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Samantha Maierhofer
February 3, 2016 2:15 pm

I like how many bike things you incorporated with the clock. My favorite component is definitely the numbers made from bike chain. How were you able to get the numbers to stick in that position? Looks like you put a lot of time into it. Great job!

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chris coffman
February 3, 2016 1:29 pm

Really cool use of the bike sprockets. I love how industrial it looks.

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Sreyas Krishnan
February 3, 2016 12:43 pm

Using chain links for the numbers was a creative move. I really like the metallic look overall. This would be awesome for a bike shop or a garage.

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The clock looks great, I like the entire metal/bicycle look. One simple recommendation would be to maybe paint the numbers black or the gear just behind it for increased visibility. Awesome work!

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I really like this clock. Bike clocks are definitely popular but I really like the “steam-punk” take on it. I think that painting the hands are a great idea. You could also paint the numbers to make them more visible. There is definitely tons of options to continue this project: moving gears, integrated bike lights, etc. Good Job!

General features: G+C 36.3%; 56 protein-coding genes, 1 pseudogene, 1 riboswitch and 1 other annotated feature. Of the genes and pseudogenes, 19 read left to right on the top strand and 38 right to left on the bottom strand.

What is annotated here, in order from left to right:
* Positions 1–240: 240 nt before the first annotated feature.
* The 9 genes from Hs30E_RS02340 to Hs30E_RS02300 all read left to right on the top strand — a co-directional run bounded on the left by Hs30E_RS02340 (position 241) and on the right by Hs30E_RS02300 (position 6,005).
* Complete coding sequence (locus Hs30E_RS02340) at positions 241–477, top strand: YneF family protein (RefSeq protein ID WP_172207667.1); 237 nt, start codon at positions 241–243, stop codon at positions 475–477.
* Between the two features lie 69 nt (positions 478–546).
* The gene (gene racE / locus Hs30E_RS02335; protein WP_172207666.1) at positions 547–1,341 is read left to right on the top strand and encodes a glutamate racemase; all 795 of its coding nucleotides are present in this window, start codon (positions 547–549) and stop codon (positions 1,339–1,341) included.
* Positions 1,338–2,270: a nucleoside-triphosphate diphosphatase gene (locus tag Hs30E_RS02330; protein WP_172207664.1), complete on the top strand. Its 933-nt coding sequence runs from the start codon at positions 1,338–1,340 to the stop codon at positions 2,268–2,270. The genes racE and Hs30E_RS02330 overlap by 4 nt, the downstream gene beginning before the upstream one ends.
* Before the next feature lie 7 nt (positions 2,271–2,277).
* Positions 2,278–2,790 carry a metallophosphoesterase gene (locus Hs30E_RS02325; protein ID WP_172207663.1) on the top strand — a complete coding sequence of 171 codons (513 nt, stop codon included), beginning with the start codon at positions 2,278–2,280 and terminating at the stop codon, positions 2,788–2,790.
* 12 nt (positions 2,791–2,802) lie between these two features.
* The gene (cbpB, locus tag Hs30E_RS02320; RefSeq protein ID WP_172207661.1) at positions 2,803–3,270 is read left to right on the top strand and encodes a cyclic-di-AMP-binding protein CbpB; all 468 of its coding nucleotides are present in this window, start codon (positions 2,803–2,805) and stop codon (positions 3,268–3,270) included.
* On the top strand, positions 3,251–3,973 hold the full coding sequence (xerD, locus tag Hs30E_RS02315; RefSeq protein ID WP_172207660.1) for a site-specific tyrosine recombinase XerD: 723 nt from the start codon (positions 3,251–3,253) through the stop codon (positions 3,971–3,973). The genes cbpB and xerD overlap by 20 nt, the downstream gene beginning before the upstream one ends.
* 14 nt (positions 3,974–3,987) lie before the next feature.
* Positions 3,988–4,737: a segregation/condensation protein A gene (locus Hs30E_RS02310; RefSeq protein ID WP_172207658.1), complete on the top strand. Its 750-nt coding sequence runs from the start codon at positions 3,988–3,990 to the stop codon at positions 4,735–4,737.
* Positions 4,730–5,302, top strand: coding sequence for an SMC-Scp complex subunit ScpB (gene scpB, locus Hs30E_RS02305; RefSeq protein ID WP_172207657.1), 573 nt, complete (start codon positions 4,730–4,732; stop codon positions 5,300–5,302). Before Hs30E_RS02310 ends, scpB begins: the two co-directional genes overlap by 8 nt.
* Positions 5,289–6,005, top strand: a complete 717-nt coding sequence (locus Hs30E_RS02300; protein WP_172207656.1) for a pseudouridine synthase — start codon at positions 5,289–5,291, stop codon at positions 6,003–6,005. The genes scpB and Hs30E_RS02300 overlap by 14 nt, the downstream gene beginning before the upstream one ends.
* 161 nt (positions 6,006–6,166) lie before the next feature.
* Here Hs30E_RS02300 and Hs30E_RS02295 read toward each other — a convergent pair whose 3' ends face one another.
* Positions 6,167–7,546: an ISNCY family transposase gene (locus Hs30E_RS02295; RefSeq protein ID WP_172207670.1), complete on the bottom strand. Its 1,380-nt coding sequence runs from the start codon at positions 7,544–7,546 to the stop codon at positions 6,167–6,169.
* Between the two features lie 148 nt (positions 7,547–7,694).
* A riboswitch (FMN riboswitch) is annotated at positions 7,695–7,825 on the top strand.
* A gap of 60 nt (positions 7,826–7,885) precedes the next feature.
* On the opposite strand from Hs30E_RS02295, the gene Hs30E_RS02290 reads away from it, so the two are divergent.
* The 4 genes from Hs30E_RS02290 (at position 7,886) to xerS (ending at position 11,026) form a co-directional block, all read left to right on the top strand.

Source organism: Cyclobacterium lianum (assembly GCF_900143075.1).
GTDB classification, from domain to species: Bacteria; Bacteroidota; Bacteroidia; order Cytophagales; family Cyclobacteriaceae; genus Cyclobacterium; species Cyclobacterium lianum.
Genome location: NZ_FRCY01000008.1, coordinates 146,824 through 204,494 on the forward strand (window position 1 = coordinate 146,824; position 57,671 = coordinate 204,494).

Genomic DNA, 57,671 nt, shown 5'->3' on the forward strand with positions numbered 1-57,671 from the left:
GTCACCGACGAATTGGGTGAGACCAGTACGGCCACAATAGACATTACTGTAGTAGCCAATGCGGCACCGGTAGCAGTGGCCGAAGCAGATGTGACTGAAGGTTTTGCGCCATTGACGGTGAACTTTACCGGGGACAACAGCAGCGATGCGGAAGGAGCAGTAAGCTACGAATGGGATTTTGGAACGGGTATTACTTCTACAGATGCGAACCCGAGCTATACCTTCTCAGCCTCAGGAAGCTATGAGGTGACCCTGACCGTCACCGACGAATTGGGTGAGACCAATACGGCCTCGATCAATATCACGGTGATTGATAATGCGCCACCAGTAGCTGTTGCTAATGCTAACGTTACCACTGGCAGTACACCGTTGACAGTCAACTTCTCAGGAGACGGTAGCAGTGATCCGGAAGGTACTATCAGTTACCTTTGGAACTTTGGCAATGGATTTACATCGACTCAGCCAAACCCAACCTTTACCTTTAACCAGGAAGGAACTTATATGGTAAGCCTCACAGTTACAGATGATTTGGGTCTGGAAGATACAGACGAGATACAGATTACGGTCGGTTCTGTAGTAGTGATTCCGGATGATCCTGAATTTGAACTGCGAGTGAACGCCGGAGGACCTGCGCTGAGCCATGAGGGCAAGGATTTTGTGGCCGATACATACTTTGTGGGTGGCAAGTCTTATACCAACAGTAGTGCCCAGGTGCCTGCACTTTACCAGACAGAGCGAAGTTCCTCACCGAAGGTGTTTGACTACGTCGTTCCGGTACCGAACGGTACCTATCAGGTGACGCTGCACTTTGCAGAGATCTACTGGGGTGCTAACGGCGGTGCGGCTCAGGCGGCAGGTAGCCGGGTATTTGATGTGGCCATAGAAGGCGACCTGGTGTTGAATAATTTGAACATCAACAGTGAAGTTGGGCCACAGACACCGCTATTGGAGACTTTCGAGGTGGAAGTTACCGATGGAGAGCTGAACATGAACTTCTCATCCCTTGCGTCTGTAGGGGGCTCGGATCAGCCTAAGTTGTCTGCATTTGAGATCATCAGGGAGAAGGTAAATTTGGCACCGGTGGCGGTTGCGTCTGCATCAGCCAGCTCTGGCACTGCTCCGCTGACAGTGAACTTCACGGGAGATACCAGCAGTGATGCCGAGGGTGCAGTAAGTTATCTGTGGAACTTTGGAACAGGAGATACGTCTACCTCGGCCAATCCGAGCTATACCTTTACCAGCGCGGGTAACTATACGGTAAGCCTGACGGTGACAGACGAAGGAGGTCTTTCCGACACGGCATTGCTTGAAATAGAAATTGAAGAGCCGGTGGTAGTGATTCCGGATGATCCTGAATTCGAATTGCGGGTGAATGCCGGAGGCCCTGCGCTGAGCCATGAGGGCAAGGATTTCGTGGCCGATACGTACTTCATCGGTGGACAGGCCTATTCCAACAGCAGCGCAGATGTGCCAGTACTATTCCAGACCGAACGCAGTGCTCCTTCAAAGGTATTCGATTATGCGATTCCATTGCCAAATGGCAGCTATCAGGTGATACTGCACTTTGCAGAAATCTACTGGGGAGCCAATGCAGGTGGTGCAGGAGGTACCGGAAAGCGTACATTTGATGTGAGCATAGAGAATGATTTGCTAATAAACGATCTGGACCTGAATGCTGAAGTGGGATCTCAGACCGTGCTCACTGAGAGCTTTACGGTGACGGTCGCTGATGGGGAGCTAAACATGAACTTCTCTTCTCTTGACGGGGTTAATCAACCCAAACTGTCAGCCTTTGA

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Thomas Brunsgaard
February 3, 2016 12:39 pm

Contrary to what some others have commented, I wonder if you even need the numbers at all. A lot of modern clocks just have lines for 3, 6, 9, and 12. Maybe you could use bolts or some other bicycle components to create the lines, which would allow you to keep with the aesthetic. Nice work, i’d love to own one of these!

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Joseph Yoshimura
February 3, 2016 12:38 pm

I like how sleek this your project looks. Plus it is really interesting how you made your numbers out of other parts of a bike as opposed to just printing off numbers and attaching them on.

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Nice clean design. The chain numbers are nice. Maybe the chains could be used to create an organic radiant backdrop.

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Great inspiration for your project and it looks good! How durable is it going through transportation – are any of the parts liable to fall off?